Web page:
Are you concerned about galvanic corrosion?

Cookie Monster

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So I have my new jl wrangler, and want to start modding it. Do we need to be careful what metals we attach and where. I believe the JKs had an issue where the aluminum hinges contacting the steel doors caused corrosion. I believe the fix was an insulating sheet between the two dissimilar metals.

From what I read this is called galvanic corrosion. I am certainly no where near an expert, so some metallurgist may come in and say there is nothing to be concerned with. Or maybe having a bunch more aluminum on these JLs we need to pay attention to what mods we put where. Is stainless to aluminum better than steel to aluminum?

Examples:
1: Can I put the doorless mirrors that attach to the windshield hinge if they are stainless? I don't know what metal that hinge is.

2: There are powder coated steel brackets that you can hang your door on the wall of your garage. Is the inside of that door window channel aluminum, or is there some sort of plastic insert in the channel that would insulate the bracket from the aluminum door?

I assume there are several other cases where we attach a steel mod to an aluminum body part. Anyone concerned or is paint/powder coating enough insulation?

Thanks for the help!





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Infected

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I'm more than concerned. this is happening on all of the hinge brackets

20190820_154635.jpg
 

spurly

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I'm more than concerned. this is happening on all of the hinge brackets

20190820_154635.jpg
I have a hard time believing it's already starting to corrode. Looks more like a defect in the paint.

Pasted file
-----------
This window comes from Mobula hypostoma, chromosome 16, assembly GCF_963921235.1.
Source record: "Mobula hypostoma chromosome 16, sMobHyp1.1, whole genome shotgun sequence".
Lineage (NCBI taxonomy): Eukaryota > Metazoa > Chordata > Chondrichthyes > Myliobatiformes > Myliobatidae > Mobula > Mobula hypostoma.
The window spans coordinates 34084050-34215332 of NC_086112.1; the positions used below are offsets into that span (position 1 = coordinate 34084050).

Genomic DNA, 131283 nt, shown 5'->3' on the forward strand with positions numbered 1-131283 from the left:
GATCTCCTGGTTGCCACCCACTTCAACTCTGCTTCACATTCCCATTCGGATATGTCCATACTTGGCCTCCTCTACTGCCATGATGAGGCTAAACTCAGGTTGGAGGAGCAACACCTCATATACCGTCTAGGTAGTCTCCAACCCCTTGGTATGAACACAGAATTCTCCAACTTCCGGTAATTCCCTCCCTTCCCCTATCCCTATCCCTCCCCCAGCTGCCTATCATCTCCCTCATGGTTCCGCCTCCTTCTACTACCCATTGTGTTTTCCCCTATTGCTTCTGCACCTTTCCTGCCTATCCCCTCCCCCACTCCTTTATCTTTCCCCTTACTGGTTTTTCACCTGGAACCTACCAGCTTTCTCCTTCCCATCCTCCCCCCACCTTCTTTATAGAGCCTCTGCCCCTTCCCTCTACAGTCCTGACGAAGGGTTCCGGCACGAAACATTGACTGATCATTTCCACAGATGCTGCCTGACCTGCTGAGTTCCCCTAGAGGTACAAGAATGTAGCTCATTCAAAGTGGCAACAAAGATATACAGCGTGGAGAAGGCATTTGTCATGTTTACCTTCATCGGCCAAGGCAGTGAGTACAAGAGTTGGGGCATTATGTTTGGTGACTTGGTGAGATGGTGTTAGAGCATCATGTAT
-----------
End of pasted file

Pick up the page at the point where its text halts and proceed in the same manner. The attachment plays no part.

Infected

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I have a hard time believing it's already starting to corrode. Looks more like a defect in the paint.
No this is just happening. I wash it weekly and it wasn't always there. that picture isn't even the worst one. I'm going to the dealership tomorrow. I don't really want them to repaint the doors because they are aluminum. I also had a ceramic coating done, so that's ruined too.
 

Sgt Beavis

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Back in the day I was a UH-1H Huey Crewchief. One time, we got some new, custom made, sound proofing blankets for the interior. My unit at the time was a VIP transport unit in Camp Zama Japan. These sound blankets were made of a suede like material and dyed a light blue.

That dye caused corrosion all over the walls of our Hueys. The sheetmetal guys were busy for months making repairs. It’s amazing what small detail can cause corrosion on aluminum.
 

ppfingsten

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Mine are all corroding like the above photos. I have to talk to the dealer and see if they will even do anything. You’d think Jeep would figure this crap out. Absolute BS to have these issues on a $40K vehicle.
 

four low

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I use Zinc anode on my vehicles in the Salt Belt. The zinc will corrode first ( hence the term, "sacrificial metal"). Dissimilar metals, with moisture, salt, electrical currents, will corrode, especially over time, as the coatings meant to separate them are compromised by wear, chafing, and ravages of time. Zincs are used in the Marine industry, to protect dissimilar metals from the highly corrosive salt water, electrical interactions.
Your electrical system benefits, corroded grounds are a real PIA, as we all know...
 

JeepCares

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Mine are all corroding like the above photos. I have to talk to the dealer and see if they will even do anything. You’d think Jeep would figure this crap out. Absolute BS to have these issues on a $40K vehicle.
Hi ppfingsten,

I sincerely regret to hear of the paint concern you are experiencing. If you are in need of an additional layer of assistance while you work with your dealer, we'd be happy to help. Our team is just a PM away.

Mark
Jeep Social Care Specialist
 

mreloc